Thursday, January 22, 2004
My mom told me a while back about her friend's daughter, who after her own wedding dinner, went up to her mother and asked, with tears in her eyes, if she could go home with her. Mom's friend asked her if I was like that when I got married and my mom laughed in her face. That was then.
Last night was the first real night that I was actually homesick and wanted to go home. Let me explain. It wasn't a delayed reaction of any sort. Last night was Chinese New Year's Eve and I had my first reunion dinner with Packrat's
family. It's not like I've never had dinner with them before, but last night, it was different. I wasn't at home, I wasn't having steamboat and the people round the table weren't the same as the ones I've had dinner with for the last 27 years, 23 of which, I remember quite vividly. I sat at the table with my husband's family, eating roasted beasts and fowls, partaking of shark appendages and bird spit. It was all very good, but it just wasn't the same.
Things took a deeper sense of surreality when we discussed what was to be done today- the first day of the new year. It is a tradition in the Tan family to visit the grave stones of their deceased elders. It's a tradition I totally respect and I understand the meaning behind it. Yet, it was never an Ng tradition. The rude person in me wanted to know why I had to go and pay respects to someone I didn't even know. The one with common sense and reverence reminded me that this wasn't just somebody but a grandmother that meant the world to Packrat and therefore, I should go and give thanks for the life she had and the love she showered upon him.
We were to do that first thing in the morning. This morning, the first day of the Chinese New Year. The first thing I usually did on CNY was find some appropriately red piece of clothing to put on. But for the first time, this year was going to be different. And it dawned upon me late last night. It gave me a deep sense of sadness and loneliness, even with Daniel by my side. All I wanted to do, was to be in my bed again in my parents' home, so that when I woke up on New Year's morning, I could do the above and bound downstairs to my parents, brandishing mandarins at them in exchange for some loot. It never occurred to me till last night that it meant so much to me.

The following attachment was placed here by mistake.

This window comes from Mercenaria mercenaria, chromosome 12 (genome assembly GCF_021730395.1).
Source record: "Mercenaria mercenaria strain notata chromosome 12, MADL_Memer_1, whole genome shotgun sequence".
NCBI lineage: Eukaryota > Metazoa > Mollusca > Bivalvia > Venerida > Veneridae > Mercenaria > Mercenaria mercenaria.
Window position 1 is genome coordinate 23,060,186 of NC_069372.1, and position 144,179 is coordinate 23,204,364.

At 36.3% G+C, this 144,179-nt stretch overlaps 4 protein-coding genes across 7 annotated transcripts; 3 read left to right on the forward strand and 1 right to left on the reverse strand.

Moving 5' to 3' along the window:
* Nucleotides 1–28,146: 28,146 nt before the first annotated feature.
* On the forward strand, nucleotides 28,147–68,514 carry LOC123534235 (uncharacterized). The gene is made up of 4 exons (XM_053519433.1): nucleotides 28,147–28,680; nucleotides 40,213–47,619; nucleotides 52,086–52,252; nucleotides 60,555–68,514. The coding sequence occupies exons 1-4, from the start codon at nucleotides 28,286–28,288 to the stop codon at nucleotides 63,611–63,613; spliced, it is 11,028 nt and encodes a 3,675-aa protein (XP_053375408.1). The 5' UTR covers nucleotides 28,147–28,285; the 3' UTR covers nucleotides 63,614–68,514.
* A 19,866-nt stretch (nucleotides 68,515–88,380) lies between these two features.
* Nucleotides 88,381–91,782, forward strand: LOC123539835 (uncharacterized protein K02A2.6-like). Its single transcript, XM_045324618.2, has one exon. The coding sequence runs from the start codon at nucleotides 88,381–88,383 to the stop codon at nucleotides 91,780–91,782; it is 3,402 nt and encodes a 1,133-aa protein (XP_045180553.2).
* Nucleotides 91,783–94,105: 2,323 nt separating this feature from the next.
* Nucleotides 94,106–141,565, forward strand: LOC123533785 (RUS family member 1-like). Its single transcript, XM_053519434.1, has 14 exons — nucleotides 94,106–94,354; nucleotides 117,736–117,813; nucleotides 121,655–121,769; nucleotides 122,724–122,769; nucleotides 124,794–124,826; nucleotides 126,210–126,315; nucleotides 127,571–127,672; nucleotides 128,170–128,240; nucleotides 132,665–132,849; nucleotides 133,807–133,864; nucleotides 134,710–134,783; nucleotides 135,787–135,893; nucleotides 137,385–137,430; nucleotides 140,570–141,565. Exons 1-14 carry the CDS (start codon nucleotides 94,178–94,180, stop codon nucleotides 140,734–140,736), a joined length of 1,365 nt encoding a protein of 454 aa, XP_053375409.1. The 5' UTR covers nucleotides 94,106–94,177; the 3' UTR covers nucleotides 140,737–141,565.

It is only now that I realised that I can never do that again. I will visit the house, occasionally stay the night there, but I will never live in that house again. They sure were right, when they said, you leave your parents' house when you get married. I still go there, but it will always be a visit. And on Chinese New Year, I will see them, but it will not be the first thing I do. I will always have to visit them second. It doesn't matter that the time I get there is about the same time that the festivities usually begin. It does matter that I have to GO to visit them.
It's seven months late but finally the enormity has hit me. I HAVE married out of the family. The family is still mine, but my allegiance is no longer primarily to them. They come second now, unfortunately. I felt this acutely yesterday. It didn't begin with the reunion dinner, it just culminated with that. It began with my mother driving straight into a truck and wrecking the entire bonnet of the car. I happened to be there when it was found that she had to make a report, so that she could claim the damages under insurance. K volunteered to do that, despite being hungry, having a bad back and having to work in the afternoon. All I was designated to do was to send the maid to his house since I had a long drive home and had the aforementioned dinner in the evening with my in-laws. By the time I got home, I found out that my brother had been in an accident as well. Probably because he had so much on his mind and was rushing to get home so as to get to work on time.
This was when the guilty pangs hit me hard. Didn't he have enough on his plate? Why couldn't this happen to someone else? Why him? If I had taken Mom to make the report, this wouldn't have happened. But no.... I was on the wrong end of the island and I was helpless to my brother. What makes me all the sadder is that my family's accepted that I live on the other side of the island and often I am unable to lend a hand. They understand that, they accept it. In an unconscious way, they've given me away and I am no longer an "Ng" but have become a "Tan". I am now, only an "Ng" by virtue of birth and the status that marriage has conferred upon me supersedes that.
Perhaps, that's why I fight so hard on remaining "Ms Ng". I am reluctant to be Mrs Tan, not because I am not proud to be married to Packrat but because that would mean that the transition is over and the bridge has been burnt. The sentimental part of me that fiercely loves and is protective over my family cannot bear that to ever happen. We keep being told that we can go home anytime, but the truth of the matter is, in the ways that matter most, we can never go home. And it is in those ways that I am so terribly homesick.
Ondine tossed this thought in at 22:16
" Far in the stillness, a cat languishes loudly"